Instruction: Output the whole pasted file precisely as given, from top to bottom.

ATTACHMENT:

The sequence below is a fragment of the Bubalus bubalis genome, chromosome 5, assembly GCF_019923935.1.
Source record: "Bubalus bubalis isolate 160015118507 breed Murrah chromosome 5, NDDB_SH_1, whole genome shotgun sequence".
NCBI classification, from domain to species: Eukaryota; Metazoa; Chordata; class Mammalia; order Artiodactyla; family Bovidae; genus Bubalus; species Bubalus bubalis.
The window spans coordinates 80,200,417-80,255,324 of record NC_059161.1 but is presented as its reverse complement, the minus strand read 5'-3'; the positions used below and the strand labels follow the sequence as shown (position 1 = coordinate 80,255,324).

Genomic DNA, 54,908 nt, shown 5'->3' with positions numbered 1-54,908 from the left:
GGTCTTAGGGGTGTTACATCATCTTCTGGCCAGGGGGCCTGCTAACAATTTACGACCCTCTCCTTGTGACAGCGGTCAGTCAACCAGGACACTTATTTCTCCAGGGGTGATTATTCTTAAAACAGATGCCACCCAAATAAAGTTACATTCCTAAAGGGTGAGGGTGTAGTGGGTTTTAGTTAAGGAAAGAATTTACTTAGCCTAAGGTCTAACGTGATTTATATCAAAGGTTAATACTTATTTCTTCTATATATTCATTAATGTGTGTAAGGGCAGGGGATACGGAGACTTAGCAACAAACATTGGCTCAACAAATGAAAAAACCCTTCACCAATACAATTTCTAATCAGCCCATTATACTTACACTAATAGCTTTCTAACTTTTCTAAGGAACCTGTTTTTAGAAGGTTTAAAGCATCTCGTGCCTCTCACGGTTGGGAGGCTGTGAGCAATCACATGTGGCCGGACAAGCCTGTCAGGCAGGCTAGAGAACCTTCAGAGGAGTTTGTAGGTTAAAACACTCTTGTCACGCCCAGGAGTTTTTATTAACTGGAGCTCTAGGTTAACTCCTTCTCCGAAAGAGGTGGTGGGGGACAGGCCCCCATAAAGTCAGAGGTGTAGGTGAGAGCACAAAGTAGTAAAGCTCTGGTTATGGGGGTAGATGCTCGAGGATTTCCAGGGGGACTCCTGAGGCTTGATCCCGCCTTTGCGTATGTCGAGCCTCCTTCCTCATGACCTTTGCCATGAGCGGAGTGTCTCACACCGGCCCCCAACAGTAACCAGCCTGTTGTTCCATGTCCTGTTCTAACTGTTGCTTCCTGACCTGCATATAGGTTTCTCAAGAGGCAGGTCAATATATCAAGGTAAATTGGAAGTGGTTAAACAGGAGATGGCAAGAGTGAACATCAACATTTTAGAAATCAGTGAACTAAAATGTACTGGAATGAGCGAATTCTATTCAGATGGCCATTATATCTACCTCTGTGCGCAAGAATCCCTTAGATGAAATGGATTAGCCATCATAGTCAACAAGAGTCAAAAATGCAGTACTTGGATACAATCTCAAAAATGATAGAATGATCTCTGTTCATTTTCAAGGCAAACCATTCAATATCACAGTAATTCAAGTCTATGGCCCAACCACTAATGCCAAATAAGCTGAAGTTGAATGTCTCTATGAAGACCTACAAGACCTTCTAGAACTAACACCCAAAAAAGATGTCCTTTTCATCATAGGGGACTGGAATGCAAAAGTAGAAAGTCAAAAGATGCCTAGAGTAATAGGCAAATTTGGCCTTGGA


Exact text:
The sequence below is a fragment of the Bubalus bubalis genome, chromosome 5, assembly GCF_019923935.1.
Source record: "Bubalus bubalis isolate 160015118507 breed Murrah chromosome 5, NDDB_SH_1, whole genome shotgun sequence".
NCBI classification, from domain to species: Eukaryota; Metazoa; Chordata; class Mammalia; order Artiodactyla; family Bovidae; genus Bubalus; species Bubalus bubalis.
The window spans coordinates 80,200,417-80,255,324 of record NC_059161.1 but is presented as its reverse complement, the minus strand read 5'-3'; the positions used below and the strand labels follow the sequence as shown (position 1 = coordinate 80,255,324).

Genomic DNA, 54,908 nt, shown 5'->3' with positions numbered 1-54,908 from the left:
GGTCTTAGGGGTGTTACATCATCTTCTGGCCAGGGGGCCTGCTAACAATTTACGACCCTCTCCTTGTGACAGCGGTCAGTCAACCAGGACACTTATTTCTCCAGGGGTGATTATTCTTAAAACAGATGCCACCCAAATAAAGTTACATTCCTAAAGGGTGAGGGTGTAGTGGGTTTTAGTTAAGGAAAGAATTTACTTAGCCTAAGGTCTAACGTGATTTATATCAAAGGTTAATACTTATTTCTTCTATATATTCATTAATGTGTGTAAGGGCAGGGGATACGGAGACTTAGCAACAAACATTGGCTCAACAAATGAAAAAACCCTTCACCAATACAATTTCTAATCAGCCCATTATACTTACACTAATAGCTTTCTAACTTTTCTAAGGAACCTGTTTTTAGAAGGTTTAAAGCATCTCGTGCCTCTCACGGTTGGGAGGCTGTGAGCAATCACATGTGGCCGGACAAGCCTGTCAGGCAGGCTAGAGAACCTTCAGAGGAGTTTGTAGGTTAAAACACTCTTGTCACGCCCAGGAGTTTTTATTAACTGGAGCTCTAGGTTAACTCCTTCTCCGAAAGAGGTGGTGGGGGACAGGCCCCCATAAAGTCAGAGGTGTAGGTGAGAGCACAAAGTAGTAAAGCTCTGGTTATGGGGGTAGATGCTCGAGGATTTCCAGGGGGACTCCTGAGGCTTGATCCCGCCTTTGCGTATGTCGAGCCTCCTTCCTCATGACCTTTGCCATGAGCGGAGTGTCTCACACCGGCCCCCAACAGTAACCAGCCTGTTGTTCCATGTCCTGTTCTAACTGTTGCTTCCTGACCTGCATATAGGTTTCTCAAGAGGCAGGTCAATATATCAAGGTAAATTGGAAGTGGTTAAACAGGAGATGGCAAGAGTGAACATCAACATTTTAGAAATCAGTGAACTAAAATGTACTGGAATGAGCGAATTCTATTCAGATGGCCATTATATCTACCTCTGTGCGCAAGAATCCCTTAGATGAAATGGATTAGCCATCATAGTCAACAAGAGTCAAAAATGCAGTACTTGGATACAATCTCAAAAATGATAGAATGATCTCTGTTCATTTTCAAGGCAAACCATTCAATATCACAGTAATTCAAGTCTATGGCCCAACCACTAATGCCAAATAAGCTGAAGTTGAATGTCTCTATGAAGACCTACAAGACCTTCTAGAACTAACACCCAAAAAAGATGTCCTTTTCATCATAGGGGACTGGAATGCAAAAGTAGAAAGTCAAAAGATGCCTAGAGTAATAGGCAAATTTGGCCTTGGA